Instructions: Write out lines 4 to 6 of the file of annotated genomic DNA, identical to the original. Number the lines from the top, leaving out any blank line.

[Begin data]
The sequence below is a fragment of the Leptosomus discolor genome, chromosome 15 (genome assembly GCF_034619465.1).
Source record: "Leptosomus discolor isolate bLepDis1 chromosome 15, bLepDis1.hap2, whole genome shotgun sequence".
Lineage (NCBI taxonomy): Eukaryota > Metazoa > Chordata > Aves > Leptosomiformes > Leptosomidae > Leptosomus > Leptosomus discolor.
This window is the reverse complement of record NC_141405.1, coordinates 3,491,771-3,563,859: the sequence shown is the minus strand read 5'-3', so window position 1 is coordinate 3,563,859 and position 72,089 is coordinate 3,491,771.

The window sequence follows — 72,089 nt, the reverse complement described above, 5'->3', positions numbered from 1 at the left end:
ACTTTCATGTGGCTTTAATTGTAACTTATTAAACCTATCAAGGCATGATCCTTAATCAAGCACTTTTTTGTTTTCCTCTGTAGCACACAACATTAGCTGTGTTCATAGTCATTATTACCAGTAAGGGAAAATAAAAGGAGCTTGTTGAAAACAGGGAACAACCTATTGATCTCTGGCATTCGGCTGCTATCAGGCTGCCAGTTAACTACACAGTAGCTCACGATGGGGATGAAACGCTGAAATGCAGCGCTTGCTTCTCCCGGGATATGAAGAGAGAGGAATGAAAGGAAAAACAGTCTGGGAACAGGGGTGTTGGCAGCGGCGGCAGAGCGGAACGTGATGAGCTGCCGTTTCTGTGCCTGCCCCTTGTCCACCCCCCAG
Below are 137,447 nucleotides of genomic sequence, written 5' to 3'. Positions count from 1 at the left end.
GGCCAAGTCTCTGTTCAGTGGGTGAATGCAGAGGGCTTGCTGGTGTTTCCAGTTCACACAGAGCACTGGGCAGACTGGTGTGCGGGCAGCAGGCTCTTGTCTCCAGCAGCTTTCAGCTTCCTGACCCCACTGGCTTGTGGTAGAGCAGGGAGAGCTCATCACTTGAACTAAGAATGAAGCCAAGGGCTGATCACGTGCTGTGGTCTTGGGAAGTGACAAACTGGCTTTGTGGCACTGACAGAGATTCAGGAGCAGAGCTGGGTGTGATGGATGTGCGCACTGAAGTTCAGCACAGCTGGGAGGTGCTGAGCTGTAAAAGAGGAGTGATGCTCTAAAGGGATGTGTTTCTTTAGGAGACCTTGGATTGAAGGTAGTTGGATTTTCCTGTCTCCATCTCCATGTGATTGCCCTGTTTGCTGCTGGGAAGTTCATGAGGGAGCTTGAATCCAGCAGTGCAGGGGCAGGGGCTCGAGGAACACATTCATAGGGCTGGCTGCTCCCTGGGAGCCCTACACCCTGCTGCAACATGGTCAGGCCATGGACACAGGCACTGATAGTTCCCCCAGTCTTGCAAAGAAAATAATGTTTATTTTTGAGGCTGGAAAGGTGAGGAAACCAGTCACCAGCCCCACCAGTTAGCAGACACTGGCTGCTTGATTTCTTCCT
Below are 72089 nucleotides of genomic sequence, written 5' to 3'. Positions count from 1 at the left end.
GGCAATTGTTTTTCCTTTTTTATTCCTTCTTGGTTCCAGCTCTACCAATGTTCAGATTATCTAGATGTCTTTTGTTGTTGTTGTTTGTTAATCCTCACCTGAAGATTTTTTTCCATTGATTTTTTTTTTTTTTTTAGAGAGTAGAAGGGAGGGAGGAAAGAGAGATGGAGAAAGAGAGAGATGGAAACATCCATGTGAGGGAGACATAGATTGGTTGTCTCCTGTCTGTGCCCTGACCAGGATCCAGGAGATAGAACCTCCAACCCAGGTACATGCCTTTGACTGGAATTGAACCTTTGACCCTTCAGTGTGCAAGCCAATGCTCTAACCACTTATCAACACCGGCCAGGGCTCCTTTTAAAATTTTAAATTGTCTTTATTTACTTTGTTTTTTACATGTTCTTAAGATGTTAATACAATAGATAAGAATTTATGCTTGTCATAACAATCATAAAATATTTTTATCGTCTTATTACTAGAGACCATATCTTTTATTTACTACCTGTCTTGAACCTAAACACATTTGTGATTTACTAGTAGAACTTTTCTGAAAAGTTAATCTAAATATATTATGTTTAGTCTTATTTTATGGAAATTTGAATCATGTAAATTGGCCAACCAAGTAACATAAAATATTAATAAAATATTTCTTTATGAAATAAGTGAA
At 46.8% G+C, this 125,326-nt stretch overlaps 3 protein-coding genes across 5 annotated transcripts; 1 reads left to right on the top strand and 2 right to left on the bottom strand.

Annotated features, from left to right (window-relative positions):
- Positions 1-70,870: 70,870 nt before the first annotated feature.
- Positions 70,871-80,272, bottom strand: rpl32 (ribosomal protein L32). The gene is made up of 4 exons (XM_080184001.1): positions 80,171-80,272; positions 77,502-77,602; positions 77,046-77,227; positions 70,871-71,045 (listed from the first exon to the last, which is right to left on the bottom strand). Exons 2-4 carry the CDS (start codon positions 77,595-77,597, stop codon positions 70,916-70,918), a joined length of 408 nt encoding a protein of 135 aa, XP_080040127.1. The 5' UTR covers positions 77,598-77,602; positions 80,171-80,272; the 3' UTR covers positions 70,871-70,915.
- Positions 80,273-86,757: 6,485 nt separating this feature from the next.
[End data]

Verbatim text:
This window is the reverse complement of record NC_141405.1, coordinates 3,491,771-3,563,859: the sequence shown is the minus strand read 5'-3', so window position 1 is coordinate 3,563,859 and position 72,089 is coordinate 3,491,771.

The window sequence follows — 72,089 nt, the reverse complement described above, 5'->3', positions numbered from 1 at the left end:
ACTTTCATGTGGCTTTAATTGTAACTTATTAAACCTATCAAGGCATGATCCTTAATCAAGCACTTTTTTGTTTTCCTCTGTAGCACACAACATTAGCTGTGTTCATAGTCATTATTACCAGTAAGGGAAAATAAAAGGAGCTTGTTGAAAACAGGGAACAACCTATTGATCTCTGGCATTCGGCTGCTATCAGGCTGCCAGTTAACTACACAGTAGCTCACGATGGGGATGAAACGCTGAAATGCAGCGCTTGCTTCTCCCGGGATATGAAGAGAGAGGAATGAAAGGAAAAACAGTCTGGGAACAGGGGTGTTGGCAGCGGCGGCAGAGCGGAACGTGATGAGCTGCCGTTTCTGTGCCTGCCCCTTGTCCACCCCCCAG